If you are under a doctor's care and taking prescription medication make sure you bring them along with you. It is very important that you stay on any prescription medication, even when in the field. Additionally, it would be a good idea to discuss your hunting trip with your medical professional to see if you are in sound enough condition to do the outing. I once had to cut a caribou trip short because my hunting partner had left his medication at home, so ask your friends before the trip about their medication.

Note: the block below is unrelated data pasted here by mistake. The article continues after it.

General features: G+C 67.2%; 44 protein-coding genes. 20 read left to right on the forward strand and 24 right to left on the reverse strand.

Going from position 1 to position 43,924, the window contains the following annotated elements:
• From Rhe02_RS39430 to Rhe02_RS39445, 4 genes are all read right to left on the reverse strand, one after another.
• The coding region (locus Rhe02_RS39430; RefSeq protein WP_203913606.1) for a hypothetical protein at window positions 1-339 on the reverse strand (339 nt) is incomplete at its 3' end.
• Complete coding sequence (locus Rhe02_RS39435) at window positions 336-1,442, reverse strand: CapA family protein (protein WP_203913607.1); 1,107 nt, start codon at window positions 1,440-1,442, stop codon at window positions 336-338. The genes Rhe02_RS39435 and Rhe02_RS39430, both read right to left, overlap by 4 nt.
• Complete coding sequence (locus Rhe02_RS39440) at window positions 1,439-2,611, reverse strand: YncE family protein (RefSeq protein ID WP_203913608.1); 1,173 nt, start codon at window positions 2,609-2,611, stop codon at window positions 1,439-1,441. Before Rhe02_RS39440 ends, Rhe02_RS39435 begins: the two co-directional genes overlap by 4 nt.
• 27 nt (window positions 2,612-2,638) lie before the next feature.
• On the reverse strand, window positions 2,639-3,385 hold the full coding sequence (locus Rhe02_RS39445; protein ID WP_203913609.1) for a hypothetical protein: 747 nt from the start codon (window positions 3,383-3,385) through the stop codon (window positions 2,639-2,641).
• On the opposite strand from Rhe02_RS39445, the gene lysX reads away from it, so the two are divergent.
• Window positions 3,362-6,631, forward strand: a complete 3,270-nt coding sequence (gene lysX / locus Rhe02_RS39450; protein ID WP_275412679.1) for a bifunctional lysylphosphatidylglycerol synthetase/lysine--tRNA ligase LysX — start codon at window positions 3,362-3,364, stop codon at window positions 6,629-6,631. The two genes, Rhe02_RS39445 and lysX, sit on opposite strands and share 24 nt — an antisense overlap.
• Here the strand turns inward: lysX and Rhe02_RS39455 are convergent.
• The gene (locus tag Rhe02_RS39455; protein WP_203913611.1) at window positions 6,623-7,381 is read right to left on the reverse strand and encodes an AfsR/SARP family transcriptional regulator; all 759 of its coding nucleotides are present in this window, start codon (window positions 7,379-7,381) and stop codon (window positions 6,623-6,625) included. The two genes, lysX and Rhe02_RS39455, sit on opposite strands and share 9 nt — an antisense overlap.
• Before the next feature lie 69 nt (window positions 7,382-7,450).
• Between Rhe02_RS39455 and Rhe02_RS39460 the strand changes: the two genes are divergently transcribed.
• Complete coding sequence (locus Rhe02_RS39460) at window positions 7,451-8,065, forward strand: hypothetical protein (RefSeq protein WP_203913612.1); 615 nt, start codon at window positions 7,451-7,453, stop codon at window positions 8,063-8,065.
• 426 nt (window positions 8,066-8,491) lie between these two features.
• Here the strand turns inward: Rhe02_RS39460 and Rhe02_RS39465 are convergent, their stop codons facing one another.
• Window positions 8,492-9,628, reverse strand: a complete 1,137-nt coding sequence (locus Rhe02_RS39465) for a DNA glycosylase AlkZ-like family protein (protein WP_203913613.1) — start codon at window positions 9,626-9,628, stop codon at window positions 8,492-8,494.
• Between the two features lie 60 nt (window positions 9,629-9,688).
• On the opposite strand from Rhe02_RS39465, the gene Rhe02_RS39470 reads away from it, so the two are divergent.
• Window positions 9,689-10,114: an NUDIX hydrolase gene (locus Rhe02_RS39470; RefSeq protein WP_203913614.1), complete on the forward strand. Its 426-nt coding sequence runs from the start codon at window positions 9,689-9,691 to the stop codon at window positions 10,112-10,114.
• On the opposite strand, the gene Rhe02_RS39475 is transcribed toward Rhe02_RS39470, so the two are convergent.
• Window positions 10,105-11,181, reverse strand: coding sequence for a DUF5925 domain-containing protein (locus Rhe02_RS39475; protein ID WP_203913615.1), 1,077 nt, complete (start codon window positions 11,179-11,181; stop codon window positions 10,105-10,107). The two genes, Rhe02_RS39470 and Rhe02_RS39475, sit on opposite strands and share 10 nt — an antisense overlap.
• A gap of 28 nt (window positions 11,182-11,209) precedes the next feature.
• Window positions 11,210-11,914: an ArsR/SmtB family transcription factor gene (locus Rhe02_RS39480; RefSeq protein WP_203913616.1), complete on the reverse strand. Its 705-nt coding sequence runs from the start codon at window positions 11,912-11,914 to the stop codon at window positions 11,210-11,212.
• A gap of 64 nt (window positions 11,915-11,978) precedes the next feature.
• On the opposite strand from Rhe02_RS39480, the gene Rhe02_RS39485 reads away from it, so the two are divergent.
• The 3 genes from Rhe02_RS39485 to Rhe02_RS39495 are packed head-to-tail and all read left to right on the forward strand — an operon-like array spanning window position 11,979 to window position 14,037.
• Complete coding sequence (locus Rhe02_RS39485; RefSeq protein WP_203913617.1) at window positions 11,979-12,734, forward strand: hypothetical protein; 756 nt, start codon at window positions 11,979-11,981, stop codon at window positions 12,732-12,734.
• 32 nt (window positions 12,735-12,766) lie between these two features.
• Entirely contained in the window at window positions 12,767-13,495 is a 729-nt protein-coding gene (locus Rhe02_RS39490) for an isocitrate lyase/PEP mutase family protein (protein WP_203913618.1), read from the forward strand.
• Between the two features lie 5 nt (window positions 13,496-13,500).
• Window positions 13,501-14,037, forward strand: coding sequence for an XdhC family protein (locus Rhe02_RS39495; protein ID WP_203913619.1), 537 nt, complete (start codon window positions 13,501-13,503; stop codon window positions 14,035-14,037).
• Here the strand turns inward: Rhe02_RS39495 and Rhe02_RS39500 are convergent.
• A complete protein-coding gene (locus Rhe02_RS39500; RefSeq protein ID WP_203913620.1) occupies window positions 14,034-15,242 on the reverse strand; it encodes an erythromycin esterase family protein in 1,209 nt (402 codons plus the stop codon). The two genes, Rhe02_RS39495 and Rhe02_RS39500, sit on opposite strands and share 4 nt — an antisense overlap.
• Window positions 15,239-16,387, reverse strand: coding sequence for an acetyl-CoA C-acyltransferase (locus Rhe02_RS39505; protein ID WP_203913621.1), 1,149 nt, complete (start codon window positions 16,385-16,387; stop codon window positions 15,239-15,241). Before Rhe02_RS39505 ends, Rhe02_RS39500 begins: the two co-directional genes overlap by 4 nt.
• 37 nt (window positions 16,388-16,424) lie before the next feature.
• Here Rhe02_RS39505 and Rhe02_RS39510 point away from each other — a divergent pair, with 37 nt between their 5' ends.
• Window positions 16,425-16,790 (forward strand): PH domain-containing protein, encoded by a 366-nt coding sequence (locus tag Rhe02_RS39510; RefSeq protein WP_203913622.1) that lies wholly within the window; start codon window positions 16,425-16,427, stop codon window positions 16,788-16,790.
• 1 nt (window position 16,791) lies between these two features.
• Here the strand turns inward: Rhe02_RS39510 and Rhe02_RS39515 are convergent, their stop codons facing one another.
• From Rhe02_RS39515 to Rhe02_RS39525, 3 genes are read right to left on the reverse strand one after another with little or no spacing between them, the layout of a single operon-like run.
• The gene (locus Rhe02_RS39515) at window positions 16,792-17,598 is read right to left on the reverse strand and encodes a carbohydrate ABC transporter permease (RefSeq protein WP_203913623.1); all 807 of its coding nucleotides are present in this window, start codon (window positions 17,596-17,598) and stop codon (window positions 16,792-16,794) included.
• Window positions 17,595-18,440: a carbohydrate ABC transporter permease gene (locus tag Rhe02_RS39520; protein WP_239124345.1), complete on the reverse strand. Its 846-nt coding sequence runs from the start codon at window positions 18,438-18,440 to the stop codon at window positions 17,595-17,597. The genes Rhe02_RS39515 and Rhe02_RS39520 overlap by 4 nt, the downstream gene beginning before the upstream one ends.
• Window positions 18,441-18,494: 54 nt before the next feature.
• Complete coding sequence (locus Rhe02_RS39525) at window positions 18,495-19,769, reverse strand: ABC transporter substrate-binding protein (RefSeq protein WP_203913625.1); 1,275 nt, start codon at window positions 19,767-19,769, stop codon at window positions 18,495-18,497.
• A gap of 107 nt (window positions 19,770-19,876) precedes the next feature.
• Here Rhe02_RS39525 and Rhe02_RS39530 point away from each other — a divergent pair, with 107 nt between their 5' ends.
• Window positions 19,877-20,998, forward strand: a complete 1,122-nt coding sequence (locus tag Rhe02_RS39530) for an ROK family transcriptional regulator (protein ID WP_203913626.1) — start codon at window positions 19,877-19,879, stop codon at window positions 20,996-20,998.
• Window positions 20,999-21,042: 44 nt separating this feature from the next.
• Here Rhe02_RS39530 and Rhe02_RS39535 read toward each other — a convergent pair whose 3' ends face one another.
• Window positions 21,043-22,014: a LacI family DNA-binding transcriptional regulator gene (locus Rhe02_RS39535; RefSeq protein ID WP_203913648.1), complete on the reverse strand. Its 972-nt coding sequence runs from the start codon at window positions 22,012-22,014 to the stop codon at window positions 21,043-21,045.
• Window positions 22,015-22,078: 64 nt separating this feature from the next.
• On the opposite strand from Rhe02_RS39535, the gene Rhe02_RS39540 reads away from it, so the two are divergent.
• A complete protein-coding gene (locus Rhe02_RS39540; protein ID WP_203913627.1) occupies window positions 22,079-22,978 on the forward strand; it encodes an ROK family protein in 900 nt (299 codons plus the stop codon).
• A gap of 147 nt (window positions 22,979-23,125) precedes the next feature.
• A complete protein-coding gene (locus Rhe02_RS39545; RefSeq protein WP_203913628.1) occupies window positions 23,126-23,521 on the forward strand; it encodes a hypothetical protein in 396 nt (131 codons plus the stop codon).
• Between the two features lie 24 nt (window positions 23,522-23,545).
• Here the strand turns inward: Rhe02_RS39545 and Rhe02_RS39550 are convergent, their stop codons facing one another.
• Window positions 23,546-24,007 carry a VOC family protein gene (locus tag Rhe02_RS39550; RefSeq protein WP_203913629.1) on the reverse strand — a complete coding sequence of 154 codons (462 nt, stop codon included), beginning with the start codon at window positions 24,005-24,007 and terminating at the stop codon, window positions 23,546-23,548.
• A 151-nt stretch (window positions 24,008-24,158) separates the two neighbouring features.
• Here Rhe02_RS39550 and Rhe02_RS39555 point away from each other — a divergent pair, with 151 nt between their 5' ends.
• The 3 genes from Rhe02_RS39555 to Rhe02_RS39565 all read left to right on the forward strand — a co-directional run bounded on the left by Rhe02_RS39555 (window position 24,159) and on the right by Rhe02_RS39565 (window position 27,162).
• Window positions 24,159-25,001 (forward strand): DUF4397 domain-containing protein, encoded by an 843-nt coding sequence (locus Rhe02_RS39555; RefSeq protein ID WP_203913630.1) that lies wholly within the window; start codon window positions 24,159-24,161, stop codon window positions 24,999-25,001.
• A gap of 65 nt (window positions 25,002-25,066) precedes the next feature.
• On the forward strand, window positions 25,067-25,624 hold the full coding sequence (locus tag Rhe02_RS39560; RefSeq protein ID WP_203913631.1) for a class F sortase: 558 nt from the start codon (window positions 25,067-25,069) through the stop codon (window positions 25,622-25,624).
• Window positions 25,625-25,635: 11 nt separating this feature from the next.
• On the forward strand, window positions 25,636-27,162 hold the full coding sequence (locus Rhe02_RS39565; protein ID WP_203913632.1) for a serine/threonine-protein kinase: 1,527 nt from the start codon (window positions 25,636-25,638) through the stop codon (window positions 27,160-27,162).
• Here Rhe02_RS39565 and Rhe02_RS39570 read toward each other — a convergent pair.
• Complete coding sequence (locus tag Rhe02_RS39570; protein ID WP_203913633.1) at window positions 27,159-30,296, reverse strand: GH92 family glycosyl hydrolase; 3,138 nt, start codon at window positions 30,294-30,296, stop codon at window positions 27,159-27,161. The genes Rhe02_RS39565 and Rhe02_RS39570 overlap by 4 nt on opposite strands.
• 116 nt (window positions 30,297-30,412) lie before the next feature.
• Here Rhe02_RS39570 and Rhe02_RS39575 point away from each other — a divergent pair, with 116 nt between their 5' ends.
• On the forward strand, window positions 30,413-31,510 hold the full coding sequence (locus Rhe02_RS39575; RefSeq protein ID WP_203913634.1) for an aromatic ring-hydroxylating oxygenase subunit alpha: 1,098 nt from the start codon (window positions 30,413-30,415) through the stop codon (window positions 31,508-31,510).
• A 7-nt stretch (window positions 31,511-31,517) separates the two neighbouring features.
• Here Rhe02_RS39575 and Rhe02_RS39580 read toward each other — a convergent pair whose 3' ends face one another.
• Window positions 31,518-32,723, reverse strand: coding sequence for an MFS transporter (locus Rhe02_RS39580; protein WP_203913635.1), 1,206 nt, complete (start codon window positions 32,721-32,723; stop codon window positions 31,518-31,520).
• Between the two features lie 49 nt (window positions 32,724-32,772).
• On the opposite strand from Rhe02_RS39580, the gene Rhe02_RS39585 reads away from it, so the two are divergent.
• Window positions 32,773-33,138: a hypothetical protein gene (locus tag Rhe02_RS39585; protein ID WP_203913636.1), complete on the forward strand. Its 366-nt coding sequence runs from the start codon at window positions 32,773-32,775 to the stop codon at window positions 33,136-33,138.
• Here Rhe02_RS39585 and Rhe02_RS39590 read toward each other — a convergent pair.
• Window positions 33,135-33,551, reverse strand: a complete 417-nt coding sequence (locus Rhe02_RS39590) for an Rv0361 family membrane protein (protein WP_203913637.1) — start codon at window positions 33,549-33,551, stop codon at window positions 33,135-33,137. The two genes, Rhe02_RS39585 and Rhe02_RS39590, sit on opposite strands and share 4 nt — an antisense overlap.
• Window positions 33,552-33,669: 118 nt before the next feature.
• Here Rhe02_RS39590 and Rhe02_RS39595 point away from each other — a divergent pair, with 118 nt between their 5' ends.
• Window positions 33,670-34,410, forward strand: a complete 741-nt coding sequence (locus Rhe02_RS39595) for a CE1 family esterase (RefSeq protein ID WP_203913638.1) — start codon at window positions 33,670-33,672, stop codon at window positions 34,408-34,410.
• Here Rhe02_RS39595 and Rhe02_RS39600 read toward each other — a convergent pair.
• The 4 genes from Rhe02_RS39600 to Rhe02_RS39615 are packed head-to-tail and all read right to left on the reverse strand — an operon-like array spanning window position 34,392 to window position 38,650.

Make sure you have a survival kit and first aid kit along with you at all times. You can buy commercial survival and first aid kits in most large sporting goods stores, but I would suggest you avoid military surplus kits, unless you know what you're looking for. Often these surplus kits may have outdated components in them and may even have items you don't need. I once bought a surplus survival kit that had outdated water purification tablets in it and a first aid kit that had a snakebite kit. Neither one of those items would have done me any good (cutting and sucking a snakebite as part of treatment is no longer a suggested procedure). Item four is very important, though often forgotten, and it is getting your hands on a map of the area you'll be hunting in. Your local Geological Survey should have maps of any areas you'll need, if not contact your fish and game department for suggested locations to purchase topographical maps. A good map is needed not only for navigation, but also for you to take a long look at to determine where the deer or other game may be. Large game will need food, water, shelter, and a good detailed topographical map will should you where all three areas may be located. The map should be used only as a guide to let you learn about the area without ever leaving your kitchen table. I once discovered a prime hunting spot by studying a detailed map that indicated a small river, a heavy wooded area, and a farm (which I discovered later was planted with alfalfa) in the area. After scouting the area, I simply moved in, put up a tree stand between the water and food source (above a heavily used deer trail), and had my buck by midmorning. I did have to scout the area first to determine what trails were being used most frequently, but animals will usually move between food, water, and shelter, so know where they're moving.